You love your Lord. You love your Bible. You love your youth (well, sometimes).
So why is it so difficult to write a “good” Bible study?
Engaging youth with the Word is powerful, life-changing–and also very challenging! But fear not. Even if you’ve had little (or no) training in writing a Bible study, some of the tips in this article can shine some light on your path.
Devotion vs. Bible Study
First of all, let’s define our terms. In my mind, there’s a difference between a “devotion” and a “Bible Study.” A devotion is a short (5-10 minute) message, during which God’s Word is read and hearers are reminded briefly of God’s Law and Gospel. Usually, in a devotion, there is a “speaker” and “hearers.”
On the other hand, a Bible study involves a “leader” and “participants.” The goal is to help everyone better understand a Biblical text. Here, participants have the chance to, well, participate! They can ask questions, answer questions and share ideas with the group. Typically, Bible studies run 60-90 minutes.
Picking a Text
You really can’t go wrong when picking a text. All of Scripture is worth a good study! (Yes, even that dusty Old Testament.) If you’re new at this, you might want to start with a text or story that you’re familiar with. Or it might be time to branch out and learn something new yourself.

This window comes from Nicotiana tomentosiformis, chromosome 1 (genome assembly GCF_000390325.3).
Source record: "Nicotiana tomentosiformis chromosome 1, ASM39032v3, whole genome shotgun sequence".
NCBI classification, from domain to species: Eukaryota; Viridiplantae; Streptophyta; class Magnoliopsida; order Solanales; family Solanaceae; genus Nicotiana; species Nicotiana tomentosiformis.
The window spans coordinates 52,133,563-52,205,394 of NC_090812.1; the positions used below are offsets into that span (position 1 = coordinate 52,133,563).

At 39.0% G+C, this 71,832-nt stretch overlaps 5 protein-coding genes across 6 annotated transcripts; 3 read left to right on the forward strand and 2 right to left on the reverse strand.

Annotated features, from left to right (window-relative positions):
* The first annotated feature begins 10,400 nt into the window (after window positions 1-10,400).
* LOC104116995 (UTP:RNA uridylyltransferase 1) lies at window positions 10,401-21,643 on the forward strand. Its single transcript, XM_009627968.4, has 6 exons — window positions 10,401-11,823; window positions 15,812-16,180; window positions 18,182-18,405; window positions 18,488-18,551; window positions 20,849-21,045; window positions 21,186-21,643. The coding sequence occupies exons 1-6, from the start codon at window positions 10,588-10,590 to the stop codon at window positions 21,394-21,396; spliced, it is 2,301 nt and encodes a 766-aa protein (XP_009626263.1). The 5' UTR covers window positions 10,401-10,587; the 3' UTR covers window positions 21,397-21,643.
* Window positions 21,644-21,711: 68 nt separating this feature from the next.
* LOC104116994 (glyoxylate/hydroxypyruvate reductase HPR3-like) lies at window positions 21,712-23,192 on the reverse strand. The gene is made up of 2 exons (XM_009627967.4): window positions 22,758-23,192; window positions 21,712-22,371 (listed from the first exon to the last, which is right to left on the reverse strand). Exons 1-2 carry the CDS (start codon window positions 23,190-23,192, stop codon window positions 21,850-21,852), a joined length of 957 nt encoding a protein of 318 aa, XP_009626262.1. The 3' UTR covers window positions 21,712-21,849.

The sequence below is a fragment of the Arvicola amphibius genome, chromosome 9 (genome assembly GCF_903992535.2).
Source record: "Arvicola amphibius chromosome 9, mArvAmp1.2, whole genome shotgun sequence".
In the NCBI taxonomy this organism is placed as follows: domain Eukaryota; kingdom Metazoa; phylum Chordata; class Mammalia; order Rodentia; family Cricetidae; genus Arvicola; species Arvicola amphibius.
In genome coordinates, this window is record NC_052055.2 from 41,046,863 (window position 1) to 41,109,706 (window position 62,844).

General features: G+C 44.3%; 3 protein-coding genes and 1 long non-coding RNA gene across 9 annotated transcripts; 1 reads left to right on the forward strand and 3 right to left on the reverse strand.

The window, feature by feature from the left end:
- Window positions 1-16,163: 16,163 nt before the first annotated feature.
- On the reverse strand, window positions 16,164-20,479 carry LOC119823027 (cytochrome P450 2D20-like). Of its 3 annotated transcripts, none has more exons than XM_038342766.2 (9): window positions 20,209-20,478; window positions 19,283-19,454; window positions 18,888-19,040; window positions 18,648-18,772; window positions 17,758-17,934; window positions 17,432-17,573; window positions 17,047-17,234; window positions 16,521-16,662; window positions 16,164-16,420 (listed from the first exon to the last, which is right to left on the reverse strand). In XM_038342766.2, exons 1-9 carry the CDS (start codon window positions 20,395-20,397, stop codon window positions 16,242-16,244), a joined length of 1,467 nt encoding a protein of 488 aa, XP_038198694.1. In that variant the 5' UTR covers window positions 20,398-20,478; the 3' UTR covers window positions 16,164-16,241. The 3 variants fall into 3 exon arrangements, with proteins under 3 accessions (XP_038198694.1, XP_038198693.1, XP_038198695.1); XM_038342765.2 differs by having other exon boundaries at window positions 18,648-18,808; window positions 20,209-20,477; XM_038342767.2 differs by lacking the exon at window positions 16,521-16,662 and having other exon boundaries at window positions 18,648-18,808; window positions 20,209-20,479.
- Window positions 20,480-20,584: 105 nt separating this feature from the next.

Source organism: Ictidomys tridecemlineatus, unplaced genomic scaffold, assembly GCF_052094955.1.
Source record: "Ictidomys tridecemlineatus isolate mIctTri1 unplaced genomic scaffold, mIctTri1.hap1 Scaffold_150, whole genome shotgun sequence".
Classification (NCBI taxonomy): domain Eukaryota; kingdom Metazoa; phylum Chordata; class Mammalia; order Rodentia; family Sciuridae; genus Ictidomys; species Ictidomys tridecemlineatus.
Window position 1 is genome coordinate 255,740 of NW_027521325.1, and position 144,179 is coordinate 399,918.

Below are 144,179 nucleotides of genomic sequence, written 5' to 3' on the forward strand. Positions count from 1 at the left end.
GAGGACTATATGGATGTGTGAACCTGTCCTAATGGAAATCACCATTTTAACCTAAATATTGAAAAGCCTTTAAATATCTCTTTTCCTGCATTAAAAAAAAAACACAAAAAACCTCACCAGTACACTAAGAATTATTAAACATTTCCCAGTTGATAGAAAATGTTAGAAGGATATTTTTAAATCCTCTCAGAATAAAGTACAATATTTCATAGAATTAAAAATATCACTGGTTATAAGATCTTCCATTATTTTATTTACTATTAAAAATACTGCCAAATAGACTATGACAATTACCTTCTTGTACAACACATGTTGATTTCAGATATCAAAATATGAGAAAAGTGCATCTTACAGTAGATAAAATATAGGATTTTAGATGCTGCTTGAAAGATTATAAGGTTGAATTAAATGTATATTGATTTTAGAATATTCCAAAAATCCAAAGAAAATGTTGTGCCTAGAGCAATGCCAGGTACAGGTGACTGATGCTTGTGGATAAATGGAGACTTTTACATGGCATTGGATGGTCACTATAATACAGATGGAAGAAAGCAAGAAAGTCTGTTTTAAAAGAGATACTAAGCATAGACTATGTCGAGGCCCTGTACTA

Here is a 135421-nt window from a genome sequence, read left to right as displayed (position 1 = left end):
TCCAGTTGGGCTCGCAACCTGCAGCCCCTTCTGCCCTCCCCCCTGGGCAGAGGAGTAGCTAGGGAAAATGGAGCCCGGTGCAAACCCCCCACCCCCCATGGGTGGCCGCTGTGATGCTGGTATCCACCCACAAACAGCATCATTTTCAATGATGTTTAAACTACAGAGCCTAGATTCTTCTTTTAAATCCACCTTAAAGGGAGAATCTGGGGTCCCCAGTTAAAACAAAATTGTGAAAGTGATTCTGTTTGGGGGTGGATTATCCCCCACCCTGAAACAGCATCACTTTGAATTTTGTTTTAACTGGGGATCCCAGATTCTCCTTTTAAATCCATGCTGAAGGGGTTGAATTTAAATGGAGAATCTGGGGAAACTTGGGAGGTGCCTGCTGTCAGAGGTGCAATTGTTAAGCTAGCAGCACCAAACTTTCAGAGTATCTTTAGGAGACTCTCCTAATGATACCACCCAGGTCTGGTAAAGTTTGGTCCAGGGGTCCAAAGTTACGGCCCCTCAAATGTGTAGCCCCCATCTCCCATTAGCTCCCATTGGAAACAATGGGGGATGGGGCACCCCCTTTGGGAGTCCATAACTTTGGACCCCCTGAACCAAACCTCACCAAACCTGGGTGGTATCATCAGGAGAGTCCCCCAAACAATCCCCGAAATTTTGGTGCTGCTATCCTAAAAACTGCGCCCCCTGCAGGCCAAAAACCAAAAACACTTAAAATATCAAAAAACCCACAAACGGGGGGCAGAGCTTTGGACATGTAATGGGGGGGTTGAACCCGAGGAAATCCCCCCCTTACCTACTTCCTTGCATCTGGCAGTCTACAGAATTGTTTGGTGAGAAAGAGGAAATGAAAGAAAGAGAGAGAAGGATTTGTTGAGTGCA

You’ll want to pick something manageable in the time allotted. For example, don’t tackle the book of Genesis in one study! Plan on spending an hour to cover about a chapter of the Bible.
Now that you’ve picked a text, it’s time to start outlining your Bible study. Keep your study focused by centering around these questions: (1) What is the context? (2) What did this text mean to the original hearers? (3) What does this text have to say about Christ? (4) What does this text have to say to our youth today?
Context! Context! Context!
Your first goal is to get a good grip on the context. How does this text fit within the chapter? The book? The Old or New Testament? The entire Bible?
It helps if you think of the Bible as one story. The Bible is the story of God redeeming His creation through the death and resurrection of Jesus Christ. Every story, every chapter, every verse contributes to that central story. Your job is to find out how your text fits into that story.
If you have questions about the context, this is a great time to ask your pastor for guidance. He’d love to help.
Don’t Flip Out! (of the Text)
Now, it’s time to dig into the text and determine what it means. But as you do this, resist the temptation to be a “flipper.” When leading a Bible study, some leaders are tempted to make participants constantly “flip” to related Scripture passages. Flippers are trying to get a “fuller” or “better” perspective of the text. However, this usually has a reverse effect.
It usually goes like this: “Today we’re studying James 5, which talks about prayer. So today, we’re going to look up every verse in the Bible that mentions prayer.” Not terrible, but not all that helpful. After an hour of flipping around, your youth really haven’t learned much about what James had to say about prayer.